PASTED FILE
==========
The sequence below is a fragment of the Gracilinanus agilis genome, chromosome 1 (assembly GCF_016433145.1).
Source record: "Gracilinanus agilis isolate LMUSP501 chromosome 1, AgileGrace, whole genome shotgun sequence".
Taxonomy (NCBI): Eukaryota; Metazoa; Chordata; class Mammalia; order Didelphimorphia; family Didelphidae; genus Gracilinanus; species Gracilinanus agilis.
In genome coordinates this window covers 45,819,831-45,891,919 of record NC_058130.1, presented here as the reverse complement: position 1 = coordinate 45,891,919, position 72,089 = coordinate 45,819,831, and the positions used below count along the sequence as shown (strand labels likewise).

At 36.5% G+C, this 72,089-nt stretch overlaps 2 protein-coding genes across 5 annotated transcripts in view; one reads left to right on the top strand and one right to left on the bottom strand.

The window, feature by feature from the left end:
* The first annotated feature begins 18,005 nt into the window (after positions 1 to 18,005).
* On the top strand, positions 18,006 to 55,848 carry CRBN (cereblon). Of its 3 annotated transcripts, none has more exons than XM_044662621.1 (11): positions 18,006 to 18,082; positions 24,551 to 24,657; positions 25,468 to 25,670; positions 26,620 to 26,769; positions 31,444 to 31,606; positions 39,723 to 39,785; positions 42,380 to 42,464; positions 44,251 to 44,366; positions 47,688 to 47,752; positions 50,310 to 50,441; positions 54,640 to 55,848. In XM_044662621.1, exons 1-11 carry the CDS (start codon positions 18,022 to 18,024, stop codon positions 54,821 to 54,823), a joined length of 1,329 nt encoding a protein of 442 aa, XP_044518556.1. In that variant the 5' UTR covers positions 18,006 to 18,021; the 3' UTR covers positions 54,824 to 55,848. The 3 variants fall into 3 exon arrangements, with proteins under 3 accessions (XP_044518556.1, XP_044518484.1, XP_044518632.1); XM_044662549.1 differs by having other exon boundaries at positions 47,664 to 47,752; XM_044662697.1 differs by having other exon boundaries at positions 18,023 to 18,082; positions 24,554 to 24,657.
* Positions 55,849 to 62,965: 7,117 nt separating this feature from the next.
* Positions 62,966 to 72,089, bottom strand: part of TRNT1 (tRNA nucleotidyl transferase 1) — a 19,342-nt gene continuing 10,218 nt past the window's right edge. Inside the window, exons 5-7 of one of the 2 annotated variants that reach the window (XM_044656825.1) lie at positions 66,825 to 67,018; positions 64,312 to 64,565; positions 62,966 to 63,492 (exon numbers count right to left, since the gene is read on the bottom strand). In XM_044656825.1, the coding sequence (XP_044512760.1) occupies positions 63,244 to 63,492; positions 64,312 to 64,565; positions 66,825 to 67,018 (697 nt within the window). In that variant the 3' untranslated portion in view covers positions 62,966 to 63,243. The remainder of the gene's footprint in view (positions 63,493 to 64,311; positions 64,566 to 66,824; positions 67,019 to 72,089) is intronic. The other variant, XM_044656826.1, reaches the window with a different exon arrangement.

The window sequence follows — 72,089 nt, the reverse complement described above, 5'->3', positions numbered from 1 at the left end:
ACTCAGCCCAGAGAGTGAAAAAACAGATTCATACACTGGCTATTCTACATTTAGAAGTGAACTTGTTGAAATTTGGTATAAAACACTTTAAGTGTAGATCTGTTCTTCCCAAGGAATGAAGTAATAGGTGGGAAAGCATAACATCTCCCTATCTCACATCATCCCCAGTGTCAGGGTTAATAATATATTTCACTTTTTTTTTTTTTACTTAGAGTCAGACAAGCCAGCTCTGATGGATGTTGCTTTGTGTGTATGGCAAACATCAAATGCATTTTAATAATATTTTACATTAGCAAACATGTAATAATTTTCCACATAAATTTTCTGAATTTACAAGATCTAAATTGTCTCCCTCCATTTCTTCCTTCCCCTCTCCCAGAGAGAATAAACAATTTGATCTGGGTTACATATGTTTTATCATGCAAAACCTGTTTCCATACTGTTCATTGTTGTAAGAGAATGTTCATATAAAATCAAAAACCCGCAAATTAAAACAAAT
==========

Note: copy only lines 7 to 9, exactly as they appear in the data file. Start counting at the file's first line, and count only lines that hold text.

* The first annotated feature begins 18,005 nt into the window (after positions 1 to 18,005).
* On the top strand, positions 18,006 to 55,848 carry CRBN (cereblon). Of its 3 annotated transcripts, none has more exons than XM_044662621.1 (11): positions 18,006 to 18,082; positions 24,551 to 24,657; positions 25,468 to 25,670; positions 26,620 to 26,769; positions 31,444 to 31,606; positions 39,723 to 39,785; positions 42,380 to 42,464; positions 44,251 to 44,366; positions 47,688 to 47,752; positions 50,310 to 50,441; positions 54,640 to 55,848. In XM_044662621.1, exons 1-11 carry the CDS (start codon positions 18,022 to 18,024, stop codon positions 54,821 to 54,823), a joined length of 1,329 nt encoding a protein of 442 aa, XP_044518556.1. In that variant the 5' UTR covers positions 18,006 to 18,021; the 3' UTR covers positions 54,824 to 55,848. The 3 variants fall into 3 exon arrangements, with proteins under 3 accessions (XP_044518556.1, XP_044518484.1, XP_044518632.1); XM_044662549.1 differs by having other exon boundaries at positions 47,664 to 47,752; XM_044662697.1 differs by having other exon boundaries at positions 18,023 to 18,082; positions 24,554 to 24,657.
* Positions 55,849 to 62,965: 7,117 nt separating this feature from the next.